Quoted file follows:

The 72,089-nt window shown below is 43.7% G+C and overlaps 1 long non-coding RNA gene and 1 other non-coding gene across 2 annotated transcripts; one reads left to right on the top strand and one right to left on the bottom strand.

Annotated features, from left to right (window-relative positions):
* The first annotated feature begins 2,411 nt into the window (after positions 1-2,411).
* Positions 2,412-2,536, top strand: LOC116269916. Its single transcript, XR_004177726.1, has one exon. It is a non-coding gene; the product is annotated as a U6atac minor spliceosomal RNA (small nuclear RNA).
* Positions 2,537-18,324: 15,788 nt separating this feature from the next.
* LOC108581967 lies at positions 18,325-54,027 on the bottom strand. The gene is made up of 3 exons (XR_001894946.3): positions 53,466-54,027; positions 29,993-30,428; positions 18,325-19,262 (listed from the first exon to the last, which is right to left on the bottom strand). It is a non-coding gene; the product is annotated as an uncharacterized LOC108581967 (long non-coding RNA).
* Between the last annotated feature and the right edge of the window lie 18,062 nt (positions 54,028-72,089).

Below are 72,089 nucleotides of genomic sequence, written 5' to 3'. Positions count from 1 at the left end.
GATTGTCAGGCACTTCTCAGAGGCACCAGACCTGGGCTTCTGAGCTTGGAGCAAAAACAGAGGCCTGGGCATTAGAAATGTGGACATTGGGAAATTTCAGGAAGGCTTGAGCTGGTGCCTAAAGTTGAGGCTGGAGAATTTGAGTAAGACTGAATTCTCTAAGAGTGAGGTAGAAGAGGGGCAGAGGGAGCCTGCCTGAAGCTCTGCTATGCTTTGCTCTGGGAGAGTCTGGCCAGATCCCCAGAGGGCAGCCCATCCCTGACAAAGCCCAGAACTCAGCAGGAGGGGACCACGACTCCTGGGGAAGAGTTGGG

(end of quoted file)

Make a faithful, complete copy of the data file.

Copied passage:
The 72,089-nt window shown below is 43.7% G+C and overlaps 1 long non-coding RNA gene and 1 other non-coding gene across 2 annotated transcripts; one reads left to right on the top strand and one right to left on the bottom strand.

Annotated features, from left to right (window-relative positions):
* The first annotated feature begins 2,411 nt into the window (after positions 1-2,411).
* Positions 2,412-2,536, top strand: LOC116269916. Its single transcript, XR_004177726.1, has one exon. It is a non-coding gene; the product is annotated as a U6atac minor spliceosomal RNA (small nuclear RNA).
* Positions 2,537-18,324: 15,788 nt separating this feature from the next.
* LOC108581967 lies at positions 18,325-54,027 on the bottom strand. The gene is made up of 3 exons (XR_001894946.3): positions 53,466-54,027; positions 29,993-30,428; positions 18,325-19,262 (listed from the first exon to the last, which is right to left on the bottom strand). It is a non-coding gene; the product is annotated as an uncharacterized LOC108581967 (long non-coding RNA).
* Between the last annotated feature and the right edge of the window lie 18,062 nt (positions 54,028-72,089).

Below are 72,089 nucleotides of genomic sequence, written 5' to 3'. Positions count from 1 at the left end.
GATTGTCAGGCACTTCTCAGAGGCACCAGACCTGGGCTTCTGAGCTTGGAGCAAAAACAGAGGCCTGGGCATTAGAAATGTGGACATTGGGAAATTTCAGGAAGGCTTGAGCTGGTGCCTAAAGTTGAGGCTGGAGAATTTGAGTAAGACTGAATTCTCTAAGAGTGAGGTAGAAGAGGGGCAGAGGGAGCCTGCCTGAAGCTCTGCTATGCTTTGCTCTGGGAGAGTCTGGCCAGATCCCCAGAGGGCAGCCCATCCCTGACAAAGCCCAGAACTCAGCAGGAGGGGACCACGACTCCTGGGGAAGAGTTGGG